• con frecuencia – often, frequently
  • cuando – when
  • de vez en cuando – from time to time
  • frecuentemente – frequently
  • mientra – while
  • muchas veces – many times
  • nunca – never
  • por lo general – generally
  • por un rato – for a while
  • rara vez – rarely
  • siempre – always
  • tantas veces – so many times
  • todo el día – all day
  • todo el tiempo – all the time
  • todo la vida – all one’s life
  • varias veces – several times, various times
  • Cuando yo era joven, siempre corría por el jardín. – When I was young, I always ran through the garden.
  • Yo caminaba a la escuela todos los días. – I used to walk to school every day.

Past Emotional, Mental, or Physical Condition

If you’re talking about a past emotional, mental, or physical condition that you or somebody or something had in the past, you the imperfect tense. To make this easier to remember, keep in mind that it’s something that you or somebody or something used to have. You’ll use this often when describing a past state or action. Below are some commonly used verbs that take the imperfect tense often.

  • amar – to love
  • conocer – to know (someone/place)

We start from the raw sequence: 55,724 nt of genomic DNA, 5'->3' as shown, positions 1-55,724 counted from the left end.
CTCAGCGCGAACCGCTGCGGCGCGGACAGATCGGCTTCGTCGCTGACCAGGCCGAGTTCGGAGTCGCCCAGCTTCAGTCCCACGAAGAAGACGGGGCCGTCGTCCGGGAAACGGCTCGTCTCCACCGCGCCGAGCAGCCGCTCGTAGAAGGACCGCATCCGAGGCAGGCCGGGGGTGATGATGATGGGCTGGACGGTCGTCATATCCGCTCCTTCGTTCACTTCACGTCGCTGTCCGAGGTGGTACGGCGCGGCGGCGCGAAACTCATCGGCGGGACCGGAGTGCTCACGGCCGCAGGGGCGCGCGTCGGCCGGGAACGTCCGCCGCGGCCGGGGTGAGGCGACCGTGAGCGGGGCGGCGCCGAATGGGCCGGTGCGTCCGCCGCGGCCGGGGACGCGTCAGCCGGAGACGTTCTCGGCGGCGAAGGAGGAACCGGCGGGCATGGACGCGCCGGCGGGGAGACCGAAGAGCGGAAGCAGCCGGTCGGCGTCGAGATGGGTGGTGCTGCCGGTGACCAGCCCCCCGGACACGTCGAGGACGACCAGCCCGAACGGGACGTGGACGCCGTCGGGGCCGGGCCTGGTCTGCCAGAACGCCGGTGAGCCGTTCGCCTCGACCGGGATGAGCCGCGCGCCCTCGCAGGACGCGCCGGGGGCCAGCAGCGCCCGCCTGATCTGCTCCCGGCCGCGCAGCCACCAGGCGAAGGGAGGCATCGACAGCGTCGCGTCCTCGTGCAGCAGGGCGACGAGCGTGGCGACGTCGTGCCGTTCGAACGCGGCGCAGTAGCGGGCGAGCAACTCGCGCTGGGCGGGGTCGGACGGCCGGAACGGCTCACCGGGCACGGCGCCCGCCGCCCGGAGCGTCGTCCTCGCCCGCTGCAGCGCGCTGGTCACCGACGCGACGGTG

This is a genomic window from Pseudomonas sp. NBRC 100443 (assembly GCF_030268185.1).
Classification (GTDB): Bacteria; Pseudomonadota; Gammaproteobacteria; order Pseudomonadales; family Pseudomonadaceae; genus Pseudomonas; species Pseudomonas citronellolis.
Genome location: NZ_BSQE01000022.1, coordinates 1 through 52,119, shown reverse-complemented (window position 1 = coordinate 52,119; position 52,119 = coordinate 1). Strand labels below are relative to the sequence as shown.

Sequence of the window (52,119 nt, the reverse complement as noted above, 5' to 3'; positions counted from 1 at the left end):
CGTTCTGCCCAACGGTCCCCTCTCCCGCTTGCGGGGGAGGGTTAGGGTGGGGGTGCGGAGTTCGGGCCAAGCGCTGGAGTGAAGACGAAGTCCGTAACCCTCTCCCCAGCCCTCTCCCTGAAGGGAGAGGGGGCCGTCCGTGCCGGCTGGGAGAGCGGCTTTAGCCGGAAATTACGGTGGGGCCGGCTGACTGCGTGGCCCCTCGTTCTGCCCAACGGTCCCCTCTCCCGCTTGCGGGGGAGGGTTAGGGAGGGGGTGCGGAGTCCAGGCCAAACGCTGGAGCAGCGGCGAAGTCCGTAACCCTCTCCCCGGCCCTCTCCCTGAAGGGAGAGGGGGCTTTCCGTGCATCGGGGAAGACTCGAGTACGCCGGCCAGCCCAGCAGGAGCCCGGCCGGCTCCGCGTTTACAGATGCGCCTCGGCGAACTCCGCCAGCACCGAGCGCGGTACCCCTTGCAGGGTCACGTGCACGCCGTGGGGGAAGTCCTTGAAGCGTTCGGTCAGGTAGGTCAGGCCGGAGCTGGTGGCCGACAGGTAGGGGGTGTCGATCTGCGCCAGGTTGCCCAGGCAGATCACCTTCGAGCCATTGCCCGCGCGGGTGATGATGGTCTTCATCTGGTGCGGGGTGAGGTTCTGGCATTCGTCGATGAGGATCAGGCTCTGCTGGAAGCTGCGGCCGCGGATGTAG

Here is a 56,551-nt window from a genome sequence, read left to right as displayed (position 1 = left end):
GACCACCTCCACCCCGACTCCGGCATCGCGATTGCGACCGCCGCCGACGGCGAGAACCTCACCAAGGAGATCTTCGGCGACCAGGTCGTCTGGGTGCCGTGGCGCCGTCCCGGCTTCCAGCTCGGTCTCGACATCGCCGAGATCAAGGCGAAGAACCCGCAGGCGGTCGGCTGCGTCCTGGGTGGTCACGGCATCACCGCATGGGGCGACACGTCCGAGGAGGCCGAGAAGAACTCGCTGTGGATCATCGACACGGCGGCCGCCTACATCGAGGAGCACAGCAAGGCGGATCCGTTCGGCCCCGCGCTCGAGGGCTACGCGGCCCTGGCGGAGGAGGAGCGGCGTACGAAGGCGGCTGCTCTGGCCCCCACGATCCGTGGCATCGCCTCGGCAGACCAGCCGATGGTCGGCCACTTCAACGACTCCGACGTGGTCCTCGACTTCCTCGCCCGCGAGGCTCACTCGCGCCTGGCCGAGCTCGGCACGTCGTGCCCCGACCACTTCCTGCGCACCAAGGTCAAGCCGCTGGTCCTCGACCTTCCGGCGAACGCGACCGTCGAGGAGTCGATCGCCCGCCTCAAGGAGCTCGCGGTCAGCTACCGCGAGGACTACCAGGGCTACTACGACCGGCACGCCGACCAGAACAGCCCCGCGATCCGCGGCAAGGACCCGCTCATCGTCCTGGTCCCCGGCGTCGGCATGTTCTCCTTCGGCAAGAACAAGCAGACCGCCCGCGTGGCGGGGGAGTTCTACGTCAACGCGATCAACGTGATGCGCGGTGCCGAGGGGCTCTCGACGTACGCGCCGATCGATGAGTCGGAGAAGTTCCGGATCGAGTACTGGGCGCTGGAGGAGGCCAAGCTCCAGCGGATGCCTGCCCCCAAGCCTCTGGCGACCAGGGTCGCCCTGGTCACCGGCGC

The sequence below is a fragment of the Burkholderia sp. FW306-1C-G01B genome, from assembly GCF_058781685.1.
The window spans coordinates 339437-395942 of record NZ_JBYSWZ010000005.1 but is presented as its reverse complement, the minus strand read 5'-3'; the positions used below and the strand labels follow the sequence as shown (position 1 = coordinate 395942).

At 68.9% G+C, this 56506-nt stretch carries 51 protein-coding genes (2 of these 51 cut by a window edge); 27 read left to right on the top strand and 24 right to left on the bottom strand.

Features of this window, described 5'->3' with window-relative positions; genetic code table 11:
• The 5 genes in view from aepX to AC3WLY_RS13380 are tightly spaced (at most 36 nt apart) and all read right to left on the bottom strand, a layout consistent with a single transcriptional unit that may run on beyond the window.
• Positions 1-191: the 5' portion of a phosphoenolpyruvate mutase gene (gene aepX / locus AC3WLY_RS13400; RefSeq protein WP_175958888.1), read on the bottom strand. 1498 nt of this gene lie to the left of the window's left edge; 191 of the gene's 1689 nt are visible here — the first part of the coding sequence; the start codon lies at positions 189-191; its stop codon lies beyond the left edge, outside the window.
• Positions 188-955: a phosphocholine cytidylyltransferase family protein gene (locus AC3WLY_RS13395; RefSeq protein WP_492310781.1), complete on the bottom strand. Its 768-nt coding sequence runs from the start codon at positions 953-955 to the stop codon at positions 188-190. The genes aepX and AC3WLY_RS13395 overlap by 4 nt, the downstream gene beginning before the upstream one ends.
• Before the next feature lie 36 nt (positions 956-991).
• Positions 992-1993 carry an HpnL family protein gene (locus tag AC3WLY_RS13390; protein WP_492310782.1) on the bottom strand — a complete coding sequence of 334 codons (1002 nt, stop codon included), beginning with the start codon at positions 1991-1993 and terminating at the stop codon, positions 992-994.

• creer – to believe
  • doler – to be painful to
  • esperar – to hope, to wait for
  • estar – to be
  • llevarse bien con – to get along well with
  • molestar – to be bothersome to
  • odiar – to hate
  • pensar – to think
  • poder – to be able
  • preferir – to prefer
  • querer – to want
  • saber – to know
  • sentir – to feel
  • ser – to be
  • tener – to have
  • Él prefería las mujeres. – He used to prefer women.
  • Ella podía hablar el español y el aléman. – She used to be able to speak Spanish and German.
  • El carro era azul. – The car was blue.
  • Anita era enfermera. – Anita used to be a nurse.
  • Yo estaba listo. – I was ready.

Quoting in the Past

If you’re quoting yourself or someone else in the past, use the imperfect tense.

  • Mi madre me dijo que ella amaba mucho mi padre. – My mother told me that she loved my father a lot.

“Going To” in the Past

Just as “Voy a + verb” means that I’m going to do something, “Iba a + verb” means that one was going to do something.

  • Tú ibas a comer la vaca. – You were going to eat the cow.
  • Yo iba a llamarte. – I was going to call you.

Time and Age

When you refer to the time or someone’s age, use the imperfect tense.

  • Quería volar a la luna cuando tenía doce años. – I used to want to fly to the moon when I was 12 years old.
  • Eran las cuatro de la tarde cuando llegué al aeropuerto de Barranquilla. – It was four o’clock in the afternoon when I arrived at Barranquilla’s airport.

Imperfect Progressive

The progressive tense can also be used in the imperfect.

  • Estabas leyendo una revista. – You were reading a magazine.
  • Él estaba manejando un carro. – He was driving a car.
  • Estábamos cantando una canción. – We were singing a song.
  • Ellos estaban cocinando los huevos. – They were cooking the eggs.


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Click here to learn more about the Imperfect Tense – Learning Spanish Like Crazy Level 1 Nivel 1